During the very first week of the 114th Congress, the new agenda was made clear: Bills to end the Affordable Care Act, to restrict abortion rights, to stop Obama’s immigration plan, and a bill to build the Keystone XL pipeline.

New Approved Keystone XL Pipeline Route

New Approved Keystone XL Pipeline Route

Paul Krugman laughs, and points out the absurdity of the GOP’s Carbon Keynesianism…

It should come as no surprise that the very first move of the new Republican Senate is an attempt to push President Obama into approving the Keystone XL pipeline, which would carry oil from Canadian tar sands. After all, debts must be paid, and the oil and gas industry — which gave 87 percent of its 2014 campaign contributions to the G.O.P. — expects to be rewarded for its support.

Building Keystone XL could slightly increase U.S. employment. In fact, it might replace almost 5 percent of the jobs America has lost because of destructive cuts in federal spending, which were in turn the direct result of Republican blackmail over the debt ceiling.

Oh, and don’t tell me that the cases are completely different. You can’t consistently claim that pipeline spending creates jobs while government spending doesn’t.

Consider, for example, the case of military spending. When it comes to possible cuts in defense contracts, politicians who loudly proclaim that every dollar the government spends comes at the expense of the private sector suddenly begin talking about all the jobs that will be destroyed. They even begin talking about the multiplier effect, as reduced spending by defense workers leads to job losses in other industries. This is the phenomenon former Representative Barney Frank dubbed “weaponized Keynesianism.”

And the argument being made for Keystone XL is very similar; call it “carbonized Keynesianism.” Yes, approving the pipeline would mobilize some money that would otherwise have sat idle, and in so doing create some jobs — 42,000 during the construction phase, according to the most widely cited estimate. (Once completed, the pipeline would employ only a few dozen workers.) But government spending on roads, bridges and schools would do the same thing.

And the job gains from the pipeline would, as I said, be only a tiny fraction — less than 5 percent — of the job losses from sequestration, which in turn are only part of the damage done by spending cuts in general. If Mr. McConnell and company really believe that we need more spending to create jobs, why not support a push to upgrade America’s crumbling infrastructure?

So what should be done about Keystone XL? If you believe that it would be environmentally damaging — which I do — then you should be against it, and you should ignore the claims about job creation. The numbers being thrown around are tiny compared with the country’s overall work force.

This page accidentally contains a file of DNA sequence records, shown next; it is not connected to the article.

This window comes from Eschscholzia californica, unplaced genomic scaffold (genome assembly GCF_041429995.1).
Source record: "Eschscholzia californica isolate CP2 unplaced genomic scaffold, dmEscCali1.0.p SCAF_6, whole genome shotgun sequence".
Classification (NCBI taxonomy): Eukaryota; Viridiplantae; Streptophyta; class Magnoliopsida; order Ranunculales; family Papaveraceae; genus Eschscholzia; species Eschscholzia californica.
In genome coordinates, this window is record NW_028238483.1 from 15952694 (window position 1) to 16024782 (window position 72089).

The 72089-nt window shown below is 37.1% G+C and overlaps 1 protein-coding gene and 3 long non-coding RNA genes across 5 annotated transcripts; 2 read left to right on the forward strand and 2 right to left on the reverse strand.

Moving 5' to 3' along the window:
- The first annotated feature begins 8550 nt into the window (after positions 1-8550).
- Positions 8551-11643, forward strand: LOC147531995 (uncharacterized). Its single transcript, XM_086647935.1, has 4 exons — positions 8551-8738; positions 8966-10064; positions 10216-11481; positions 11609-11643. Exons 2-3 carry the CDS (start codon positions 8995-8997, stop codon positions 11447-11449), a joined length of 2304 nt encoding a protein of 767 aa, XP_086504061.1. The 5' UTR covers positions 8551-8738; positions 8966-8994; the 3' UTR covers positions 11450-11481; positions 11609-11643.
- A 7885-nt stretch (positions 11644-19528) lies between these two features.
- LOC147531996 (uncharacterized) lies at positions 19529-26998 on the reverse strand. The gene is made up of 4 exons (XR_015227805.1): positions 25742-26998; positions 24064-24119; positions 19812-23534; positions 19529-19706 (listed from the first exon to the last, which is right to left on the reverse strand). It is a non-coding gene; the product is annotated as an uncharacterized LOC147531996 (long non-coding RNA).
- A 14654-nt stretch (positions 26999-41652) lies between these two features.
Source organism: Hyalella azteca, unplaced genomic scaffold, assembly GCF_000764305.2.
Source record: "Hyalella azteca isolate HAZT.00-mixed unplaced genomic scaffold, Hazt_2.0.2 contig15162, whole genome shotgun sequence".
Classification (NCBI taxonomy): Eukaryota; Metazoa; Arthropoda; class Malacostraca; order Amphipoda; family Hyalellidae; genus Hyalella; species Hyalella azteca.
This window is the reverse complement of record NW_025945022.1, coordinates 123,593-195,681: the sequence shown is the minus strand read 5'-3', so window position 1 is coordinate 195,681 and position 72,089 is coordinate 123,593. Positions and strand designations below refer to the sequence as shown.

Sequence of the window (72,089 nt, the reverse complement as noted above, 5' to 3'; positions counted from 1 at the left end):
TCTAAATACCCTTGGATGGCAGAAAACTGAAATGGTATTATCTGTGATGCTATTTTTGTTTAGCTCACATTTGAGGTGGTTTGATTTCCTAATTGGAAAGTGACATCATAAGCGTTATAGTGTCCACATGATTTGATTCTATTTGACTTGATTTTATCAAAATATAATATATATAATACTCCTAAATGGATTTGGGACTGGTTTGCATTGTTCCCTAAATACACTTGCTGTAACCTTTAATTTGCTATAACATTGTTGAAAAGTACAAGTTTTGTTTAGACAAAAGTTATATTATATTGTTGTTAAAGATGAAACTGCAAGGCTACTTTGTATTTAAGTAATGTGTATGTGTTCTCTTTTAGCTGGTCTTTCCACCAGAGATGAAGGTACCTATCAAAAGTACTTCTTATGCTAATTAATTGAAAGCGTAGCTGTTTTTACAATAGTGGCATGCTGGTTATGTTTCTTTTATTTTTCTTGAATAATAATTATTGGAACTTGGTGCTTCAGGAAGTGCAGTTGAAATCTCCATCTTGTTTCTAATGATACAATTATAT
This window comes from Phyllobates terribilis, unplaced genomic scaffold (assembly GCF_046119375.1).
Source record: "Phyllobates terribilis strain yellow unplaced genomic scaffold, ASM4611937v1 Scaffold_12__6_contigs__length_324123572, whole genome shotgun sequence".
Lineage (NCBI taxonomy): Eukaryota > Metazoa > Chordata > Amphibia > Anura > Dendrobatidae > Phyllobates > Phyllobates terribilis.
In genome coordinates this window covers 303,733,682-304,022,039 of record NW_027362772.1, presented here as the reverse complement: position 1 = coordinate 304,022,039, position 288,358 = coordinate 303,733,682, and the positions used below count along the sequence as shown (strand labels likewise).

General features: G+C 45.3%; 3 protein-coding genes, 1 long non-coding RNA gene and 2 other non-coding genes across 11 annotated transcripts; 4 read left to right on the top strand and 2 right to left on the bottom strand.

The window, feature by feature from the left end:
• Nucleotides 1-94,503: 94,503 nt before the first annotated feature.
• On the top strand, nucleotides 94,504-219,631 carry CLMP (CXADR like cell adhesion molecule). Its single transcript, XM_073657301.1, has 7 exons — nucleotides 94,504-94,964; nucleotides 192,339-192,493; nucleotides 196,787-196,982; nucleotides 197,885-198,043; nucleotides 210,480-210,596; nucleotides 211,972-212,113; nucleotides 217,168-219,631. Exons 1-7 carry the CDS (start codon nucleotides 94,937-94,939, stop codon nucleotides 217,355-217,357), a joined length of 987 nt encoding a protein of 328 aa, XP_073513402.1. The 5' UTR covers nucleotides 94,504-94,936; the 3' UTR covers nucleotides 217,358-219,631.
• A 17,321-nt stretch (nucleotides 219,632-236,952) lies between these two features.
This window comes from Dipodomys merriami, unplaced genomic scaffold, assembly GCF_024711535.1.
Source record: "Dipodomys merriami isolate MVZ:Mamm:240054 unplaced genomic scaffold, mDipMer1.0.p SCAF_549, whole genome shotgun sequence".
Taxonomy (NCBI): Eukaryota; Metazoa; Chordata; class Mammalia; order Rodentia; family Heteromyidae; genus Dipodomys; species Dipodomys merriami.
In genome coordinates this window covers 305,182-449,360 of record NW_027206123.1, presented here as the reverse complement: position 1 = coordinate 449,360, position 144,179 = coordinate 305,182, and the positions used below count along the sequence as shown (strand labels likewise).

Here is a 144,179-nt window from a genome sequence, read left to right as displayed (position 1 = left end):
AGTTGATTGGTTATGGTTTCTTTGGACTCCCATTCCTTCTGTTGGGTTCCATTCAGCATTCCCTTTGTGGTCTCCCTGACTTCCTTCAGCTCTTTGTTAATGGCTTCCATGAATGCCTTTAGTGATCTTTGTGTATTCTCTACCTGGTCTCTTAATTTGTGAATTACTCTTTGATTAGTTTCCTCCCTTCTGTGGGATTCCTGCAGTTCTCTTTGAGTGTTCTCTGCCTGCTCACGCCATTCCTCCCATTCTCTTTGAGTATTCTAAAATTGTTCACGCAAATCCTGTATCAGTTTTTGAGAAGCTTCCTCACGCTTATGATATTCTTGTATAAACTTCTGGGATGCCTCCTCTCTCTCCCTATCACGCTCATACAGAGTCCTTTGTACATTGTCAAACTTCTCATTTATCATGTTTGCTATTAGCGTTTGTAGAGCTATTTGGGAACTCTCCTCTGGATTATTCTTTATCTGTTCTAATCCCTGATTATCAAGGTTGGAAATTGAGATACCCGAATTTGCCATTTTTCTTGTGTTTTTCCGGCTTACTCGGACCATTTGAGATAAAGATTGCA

(click here to continue reading For the Love of Carbon – NYTimes.com.)


The worship of Mammon” by Evelyn De Morgan[1]. Licensed under Public Domain via Wikimedia Commons.

Infrastructure improvement? Blasphemy! Spending money to fix bridges, roads, water supply pipes, commuter rails – that’s Socialism! But building a massive pipeline to ship oil from Canada to China via the Gulf of Mexico is God’s commandment. If you consider Mammon a God that is…

Written by Seth Anderson

January 12th, 2015 at 9:27 am

Oil Trains Hide in Plain Sight Waiting To Kill Us By Exploding

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You Go Your Way And I'll Go Mine
You Go Your Way And I’ll Go Mine.

Big Government, saving you from an oil tanker blowing up in your neighborhood. What a travesty! Shut it down!

While the existence of this virtual pipeline is obvious to its neighbors—trains are visible from homes, the local commuter rail station, a park and a popular jogging trail—it is officially secret. Delaware Safety and Homeland Security officials contend that publicizing any information about the oil trains parked there would “reveal the State’s vulnerability to terrorist attacks,” according to a letter to The Wall Street Journal.

Finding the locations of oil-filled trains remains difficult, even in states that don’t consider the information top secret. There are no federal or state rules requiring public notice despite several fiery accidents involving oil trains, including one in Lac-Mégantic, Quebec, that killed 47 people.

The desire for secrecy seems wrongheaded to some experts. “If you don’t share this information, how are people supposed to know what they are supposed to do when another Lac-Mégantic happens?” asked Denise Krepp, a consultant and former senior counsel to the congressional Homeland Security Committee.

She said more firefighting equipment and training was needed urgently. “We are not prepared,” she said.

In May, federal regulators ordered railroads to tell states about the counties traversed by trains carrying combustible crude oil from the Bakken Shale in North Dakota so local first responders could be notified.

The Journal submitted open-records requests to all 48 contiguous states and the District of Columbia and received at least some information from all but 14: Colorado, Delaware, Idaho, Indiana, Louisiana, Maine, Maryland, Michigan, Nevada, Ohio, Tennessee, Texas, Vermont and West Virginia.